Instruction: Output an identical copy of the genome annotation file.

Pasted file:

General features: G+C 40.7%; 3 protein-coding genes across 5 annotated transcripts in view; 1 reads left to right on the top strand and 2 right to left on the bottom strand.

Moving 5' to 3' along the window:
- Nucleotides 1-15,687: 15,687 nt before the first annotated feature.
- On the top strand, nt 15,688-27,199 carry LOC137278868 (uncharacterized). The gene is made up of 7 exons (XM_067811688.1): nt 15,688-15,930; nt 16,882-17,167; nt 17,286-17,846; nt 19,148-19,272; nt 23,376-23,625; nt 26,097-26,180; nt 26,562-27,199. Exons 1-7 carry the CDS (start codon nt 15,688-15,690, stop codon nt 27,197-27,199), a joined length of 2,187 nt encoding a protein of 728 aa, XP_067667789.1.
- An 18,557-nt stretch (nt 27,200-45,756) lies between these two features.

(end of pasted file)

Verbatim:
General features: G+C 40.7%; 3 protein-coding genes across 5 annotated transcripts in view; 1 reads left to right on the top strand and 2 right to left on the bottom strand.

Moving 5' to 3' along the window:
- Nucleotides 1-15,687: 15,687 nt before the first annotated feature.
- On the top strand, nt 15,688-27,199 carry LOC137278868 (uncharacterized). The gene is made up of 7 exons (XM_067811688.1): nt 15,688-15,930; nt 16,882-17,167; nt 17,286-17,846; nt 19,148-19,272; nt 23,376-23,625; nt 26,097-26,180; nt 26,562-27,199. Exons 1-7 carry the CDS (start codon nt 15,688-15,690, stop codon nt 27,197-27,199), a joined length of 2,187 nt encoding a protein of 728 aa, XP_067667789.1.
- An 18,557-nt stretch (nt 27,200-45,756) lies between these two features.